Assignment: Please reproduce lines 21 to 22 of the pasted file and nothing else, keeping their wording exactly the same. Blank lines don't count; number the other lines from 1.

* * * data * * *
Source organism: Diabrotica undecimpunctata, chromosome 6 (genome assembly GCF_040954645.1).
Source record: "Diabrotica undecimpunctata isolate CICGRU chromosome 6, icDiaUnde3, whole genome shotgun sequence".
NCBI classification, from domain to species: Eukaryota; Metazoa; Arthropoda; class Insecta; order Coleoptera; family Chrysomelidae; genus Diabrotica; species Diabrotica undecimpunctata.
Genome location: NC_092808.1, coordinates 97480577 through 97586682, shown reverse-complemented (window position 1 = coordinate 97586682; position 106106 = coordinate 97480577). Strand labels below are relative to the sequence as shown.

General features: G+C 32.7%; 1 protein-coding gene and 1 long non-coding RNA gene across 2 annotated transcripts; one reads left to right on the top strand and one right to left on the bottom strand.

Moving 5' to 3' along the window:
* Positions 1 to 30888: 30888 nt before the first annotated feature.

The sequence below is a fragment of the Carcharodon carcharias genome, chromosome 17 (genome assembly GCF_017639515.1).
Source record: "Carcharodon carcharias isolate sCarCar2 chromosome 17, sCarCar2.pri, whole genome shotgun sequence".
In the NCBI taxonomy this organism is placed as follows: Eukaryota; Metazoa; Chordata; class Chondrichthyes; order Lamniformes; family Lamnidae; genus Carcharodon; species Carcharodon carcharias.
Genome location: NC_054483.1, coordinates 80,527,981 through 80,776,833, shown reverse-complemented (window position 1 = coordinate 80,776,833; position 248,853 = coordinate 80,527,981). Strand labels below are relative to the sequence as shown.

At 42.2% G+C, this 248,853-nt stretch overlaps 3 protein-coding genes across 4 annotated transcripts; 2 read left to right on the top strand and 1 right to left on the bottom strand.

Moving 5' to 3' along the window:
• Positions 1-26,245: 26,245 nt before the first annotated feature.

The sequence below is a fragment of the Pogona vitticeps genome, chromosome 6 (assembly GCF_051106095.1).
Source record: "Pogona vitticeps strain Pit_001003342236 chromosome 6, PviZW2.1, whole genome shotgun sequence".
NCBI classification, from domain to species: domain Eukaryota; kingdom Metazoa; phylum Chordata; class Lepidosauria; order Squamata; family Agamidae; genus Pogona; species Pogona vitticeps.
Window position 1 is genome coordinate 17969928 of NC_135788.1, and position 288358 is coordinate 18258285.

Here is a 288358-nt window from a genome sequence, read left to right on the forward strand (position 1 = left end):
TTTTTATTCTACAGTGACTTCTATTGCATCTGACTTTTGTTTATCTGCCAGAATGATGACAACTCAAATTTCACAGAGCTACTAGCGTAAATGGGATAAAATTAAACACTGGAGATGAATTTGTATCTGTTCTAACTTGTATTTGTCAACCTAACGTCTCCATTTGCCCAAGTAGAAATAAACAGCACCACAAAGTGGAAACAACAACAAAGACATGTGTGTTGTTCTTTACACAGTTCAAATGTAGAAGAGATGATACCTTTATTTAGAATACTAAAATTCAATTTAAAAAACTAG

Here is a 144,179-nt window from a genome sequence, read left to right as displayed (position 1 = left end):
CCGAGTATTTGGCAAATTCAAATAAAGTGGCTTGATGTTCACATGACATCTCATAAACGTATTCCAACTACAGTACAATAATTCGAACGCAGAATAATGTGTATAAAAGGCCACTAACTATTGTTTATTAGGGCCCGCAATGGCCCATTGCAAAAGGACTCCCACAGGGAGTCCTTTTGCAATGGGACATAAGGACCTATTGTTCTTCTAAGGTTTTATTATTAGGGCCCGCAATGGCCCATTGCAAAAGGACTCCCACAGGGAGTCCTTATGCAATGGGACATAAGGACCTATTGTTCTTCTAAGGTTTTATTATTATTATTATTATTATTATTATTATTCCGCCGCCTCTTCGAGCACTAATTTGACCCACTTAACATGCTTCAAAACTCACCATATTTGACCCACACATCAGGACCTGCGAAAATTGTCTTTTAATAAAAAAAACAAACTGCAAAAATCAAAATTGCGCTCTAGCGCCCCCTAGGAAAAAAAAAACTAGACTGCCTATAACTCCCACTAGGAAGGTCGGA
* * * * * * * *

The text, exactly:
Here is a 144,179-nt window from a genome sequence, read left to right as displayed (position 1 = left end):
CCGAGTATTTGGCAAATTCAAATAAAGTGGCTTGATGTTCACATGACATCTCATAAACGTATTCCAACTACAGTACAATAATTCGAACGCAGAATAATGTGTATAAAAGGCCACTAACTATTGTTTATTAGGGCCCGCAATGGCCCATTGCAAAAGGACTCCCACAGGGAGTCCTTTTGCAATGGGACATAAGGACCTATTGTTCTTCTAAGGTTTTATTATTAGGGCCCGCAATGGCCCATTGCAAAAGGACTCCCACAGGGAGTCCTTATGCAATGGGACATAAGGACCTATTGTTCTTCTAAGGTTTTATTATTATTATTATTATTATTATTATTATTCCGCCGCCTCTTCGAGCACTAATTTGACCCACTTAACATGCTTCAAAACTCACCATATTTGACCCACACATCAGGACCTGCGAAAATTGTCTTTTAATAAAAAAAACAAACTGCAAAAATCAAAATTGCGCTCTAGCGCCCCCTAGGAAAAAAAAAACTAGACTGCCTATAACTCCCACTAGGAAGGTCGGA